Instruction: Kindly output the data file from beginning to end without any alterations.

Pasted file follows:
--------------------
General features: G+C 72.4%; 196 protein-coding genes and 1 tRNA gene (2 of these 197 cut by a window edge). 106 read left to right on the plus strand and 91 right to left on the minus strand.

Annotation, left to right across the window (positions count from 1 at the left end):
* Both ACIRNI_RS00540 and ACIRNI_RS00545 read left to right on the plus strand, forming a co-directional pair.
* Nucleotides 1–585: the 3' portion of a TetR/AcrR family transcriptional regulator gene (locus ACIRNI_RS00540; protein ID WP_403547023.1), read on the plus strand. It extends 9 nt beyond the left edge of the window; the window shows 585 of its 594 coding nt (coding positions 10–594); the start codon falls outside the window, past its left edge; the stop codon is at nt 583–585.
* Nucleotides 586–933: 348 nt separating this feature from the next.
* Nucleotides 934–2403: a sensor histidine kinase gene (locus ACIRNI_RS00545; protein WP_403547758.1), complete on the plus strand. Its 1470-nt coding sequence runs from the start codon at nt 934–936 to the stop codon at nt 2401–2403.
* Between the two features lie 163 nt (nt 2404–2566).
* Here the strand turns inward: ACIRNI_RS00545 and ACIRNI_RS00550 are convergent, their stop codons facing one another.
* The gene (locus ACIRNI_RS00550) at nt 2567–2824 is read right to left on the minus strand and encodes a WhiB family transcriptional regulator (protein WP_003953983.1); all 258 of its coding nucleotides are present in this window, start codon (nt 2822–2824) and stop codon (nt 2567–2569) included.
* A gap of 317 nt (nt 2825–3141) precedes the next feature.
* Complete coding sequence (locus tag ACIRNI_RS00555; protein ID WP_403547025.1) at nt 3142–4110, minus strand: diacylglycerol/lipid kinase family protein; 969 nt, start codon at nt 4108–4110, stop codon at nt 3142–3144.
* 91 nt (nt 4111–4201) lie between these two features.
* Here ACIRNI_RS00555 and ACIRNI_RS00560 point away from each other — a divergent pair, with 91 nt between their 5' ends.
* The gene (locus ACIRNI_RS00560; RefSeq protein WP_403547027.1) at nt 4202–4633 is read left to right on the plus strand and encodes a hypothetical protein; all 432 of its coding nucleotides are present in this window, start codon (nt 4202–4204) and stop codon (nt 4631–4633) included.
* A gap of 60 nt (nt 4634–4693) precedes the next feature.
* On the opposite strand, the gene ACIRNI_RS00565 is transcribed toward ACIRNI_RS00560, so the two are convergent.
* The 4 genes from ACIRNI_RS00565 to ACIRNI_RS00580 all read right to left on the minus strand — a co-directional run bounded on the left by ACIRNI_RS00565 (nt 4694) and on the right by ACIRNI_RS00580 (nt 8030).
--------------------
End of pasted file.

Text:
General features: G+C 72.4%; 196 protein-coding genes and 1 tRNA gene (2 of these 197 cut by a window edge). 106 read left to right on the plus strand and 91 right to left on the minus strand.

Annotation, left to right across the window (positions count from 1 at the left end):
* Both ACIRNI_RS00540 and ACIRNI_RS00545 read left to right on the plus strand, forming a co-directional pair.
* Nucleotides 1–585: the 3' portion of a TetR/AcrR family transcriptional regulator gene (locus ACIRNI_RS00540; protein ID WP_403547023.1), read on the plus strand. It extends 9 nt beyond the left edge of the window; the window shows 585 of its 594 coding nt (coding positions 10–594); the start codon falls outside the window, past its left edge; the stop codon is at nt 583–585.
* Nucleotides 586–933: 348 nt separating this feature from the next.
* Nucleotides 934–2403: a sensor histidine kinase gene (locus ACIRNI_RS00545; protein WP_403547758.1), complete on the plus strand. Its 1470-nt coding sequence runs from the start codon at nt 934–936 to the stop codon at nt 2401–2403.
* Between the two features lie 163 nt (nt 2404–2566).
* Here the strand turns inward: ACIRNI_RS00545 and ACIRNI_RS00550 are convergent, their stop codons facing one another.
* The gene (locus ACIRNI_RS00550) at nt 2567–2824 is read right to left on the minus strand and encodes a WhiB family transcriptional regulator (protein WP_003953983.1); all 258 of its coding nucleotides are present in this window, start codon (nt 2822–2824) and stop codon (nt 2567–2569) included.
* A gap of 317 nt (nt 2825–3141) precedes the next feature.
* Complete coding sequence (locus tag ACIRNI_RS00555; protein ID WP_403547025.1) at nt 3142–4110, minus strand: diacylglycerol/lipid kinase family protein; 969 nt, start codon at nt 4108–4110, stop codon at nt 3142–3144.
* 91 nt (nt 4111–4201) lie between these two features.
* Here ACIRNI_RS00555 and ACIRNI_RS00560 point away from each other — a divergent pair, with 91 nt between their 5' ends.
* The gene (locus ACIRNI_RS00560; RefSeq protein WP_403547027.1) at nt 4202–4633 is read left to right on the plus strand and encodes a hypothetical protein; all 432 of its coding nucleotides are present in this window, start codon (nt 4202–4204) and stop codon (nt 4631–4633) included.
* A gap of 60 nt (nt 4634–4693) precedes the next feature.
* On the opposite strand, the gene ACIRNI_RS00565 is transcribed toward ACIRNI_RS00560, so the two are convergent.
* The 4 genes from ACIRNI_RS00565 to ACIRNI_RS00580 all read right to left on the minus strand — a co-directional run bounded on the left by ACIRNI_RS00565 (nt 4694) and on the right by ACIRNI_RS00580 (nt 8030).